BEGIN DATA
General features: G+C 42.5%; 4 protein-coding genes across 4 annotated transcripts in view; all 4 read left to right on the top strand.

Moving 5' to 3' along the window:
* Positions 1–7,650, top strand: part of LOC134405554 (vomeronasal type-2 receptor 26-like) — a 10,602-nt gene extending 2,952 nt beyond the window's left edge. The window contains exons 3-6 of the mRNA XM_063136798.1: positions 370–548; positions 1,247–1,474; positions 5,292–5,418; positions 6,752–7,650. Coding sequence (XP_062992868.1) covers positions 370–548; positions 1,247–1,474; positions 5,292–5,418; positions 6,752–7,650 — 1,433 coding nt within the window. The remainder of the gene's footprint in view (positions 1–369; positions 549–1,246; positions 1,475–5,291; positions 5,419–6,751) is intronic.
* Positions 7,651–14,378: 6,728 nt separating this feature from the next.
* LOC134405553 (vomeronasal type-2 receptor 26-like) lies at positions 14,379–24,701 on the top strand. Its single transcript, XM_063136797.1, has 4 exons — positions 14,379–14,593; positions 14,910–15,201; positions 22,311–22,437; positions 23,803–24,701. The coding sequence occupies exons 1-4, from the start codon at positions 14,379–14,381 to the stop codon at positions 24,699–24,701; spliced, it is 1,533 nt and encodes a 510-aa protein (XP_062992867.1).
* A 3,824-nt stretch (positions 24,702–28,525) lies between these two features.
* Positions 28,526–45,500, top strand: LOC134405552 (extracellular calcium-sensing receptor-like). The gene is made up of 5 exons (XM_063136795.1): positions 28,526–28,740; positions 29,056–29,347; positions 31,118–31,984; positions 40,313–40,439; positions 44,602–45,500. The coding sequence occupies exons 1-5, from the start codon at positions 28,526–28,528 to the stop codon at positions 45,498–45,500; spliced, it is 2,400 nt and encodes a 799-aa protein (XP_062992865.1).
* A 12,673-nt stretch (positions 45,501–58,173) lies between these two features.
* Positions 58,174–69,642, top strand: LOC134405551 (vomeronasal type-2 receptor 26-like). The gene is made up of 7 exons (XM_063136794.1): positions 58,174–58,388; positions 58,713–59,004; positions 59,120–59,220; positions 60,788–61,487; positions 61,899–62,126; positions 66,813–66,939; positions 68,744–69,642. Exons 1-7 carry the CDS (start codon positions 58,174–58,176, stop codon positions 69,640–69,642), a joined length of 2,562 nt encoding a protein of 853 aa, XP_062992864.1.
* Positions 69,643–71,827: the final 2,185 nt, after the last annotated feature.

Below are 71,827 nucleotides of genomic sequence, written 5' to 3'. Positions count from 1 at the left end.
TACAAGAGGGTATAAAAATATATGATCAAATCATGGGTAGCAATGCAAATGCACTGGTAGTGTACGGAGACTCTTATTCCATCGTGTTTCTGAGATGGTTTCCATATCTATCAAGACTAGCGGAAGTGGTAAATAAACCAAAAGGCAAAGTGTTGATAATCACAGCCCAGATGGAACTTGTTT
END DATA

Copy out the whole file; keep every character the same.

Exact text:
General features: G+C 42.5%; 4 protein-coding genes across 4 annotated transcripts in view; all 4 read left to right on the top strand.

Moving 5' to 3' along the window:
* Positions 1–7,650, top strand: part of LOC134405554 (vomeronasal type-2 receptor 26-like) — a 10,602-nt gene extending 2,952 nt beyond the window's left edge. The window contains exons 3-6 of the mRNA XM_063136798.1: positions 370–548; positions 1,247–1,474; positions 5,292–5,418; positions 6,752–7,650. Coding sequence (XP_062992868.1) covers positions 370–548; positions 1,247–1,474; positions 5,292–5,418; positions 6,752–7,650 — 1,433 coding nt within the window. The remainder of the gene's footprint in view (positions 1–369; positions 549–1,246; positions 1,475–5,291; positions 5,419–6,751) is intronic.
* Positions 7,651–14,378: 6,728 nt separating this feature from the next.
* LOC134405553 (vomeronasal type-2 receptor 26-like) lies at positions 14,379–24,701 on the top strand. Its single transcript, XM_063136797.1, has 4 exons — positions 14,379–14,593; positions 14,910–15,201; positions 22,311–22,437; positions 23,803–24,701. The coding sequence occupies exons 1-4, from the start codon at positions 14,379–14,381 to the stop codon at positions 24,699–24,701; spliced, it is 1,533 nt and encodes a 510-aa protein (XP_062992867.1).
* A 3,824-nt stretch (positions 24,702–28,525) lies between these two features.
* Positions 28,526–45,500, top strand: LOC134405552 (extracellular calcium-sensing receptor-like). The gene is made up of 5 exons (XM_063136795.1): positions 28,526–28,740; positions 29,056–29,347; positions 31,118–31,984; positions 40,313–40,439; positions 44,602–45,500. The coding sequence occupies exons 1-5, from the start codon at positions 28,526–28,528 to the stop codon at positions 45,498–45,500; spliced, it is 2,400 nt and encodes a 799-aa protein (XP_062992865.1).
* A 12,673-nt stretch (positions 45,501–58,173) lies between these two features.
* Positions 58,174–69,642, top strand: LOC134405551 (vomeronasal type-2 receptor 26-like). The gene is made up of 7 exons (XM_063136794.1): positions 58,174–58,388; positions 58,713–59,004; positions 59,120–59,220; positions 60,788–61,487; positions 61,899–62,126; positions 66,813–66,939; positions 68,744–69,642. Exons 1-7 carry the CDS (start codon positions 58,174–58,176, stop codon positions 69,640–69,642), a joined length of 2,562 nt encoding a protein of 853 aa, XP_062992864.1.
* Positions 69,643–71,827: the final 2,185 nt, after the last annotated feature.

Below are 71,827 nucleotides of genomic sequence, written 5' to 3'. Positions count from 1 at the left end.
TACAAGAGGGTATAAAAATATATGATCAAATCATGGGTAGCAATGCAAATGCACTGGTAGTGTACGGAGACTCTTATTCCATCGTGTTTCTGAGATGGTTTCCATATCTATCAAGACTAGCGGAAGTGGTAAATAAACCAAAAGGCAAAGTGTTGATAATCACAGCCCAGATGGAACTTGTTT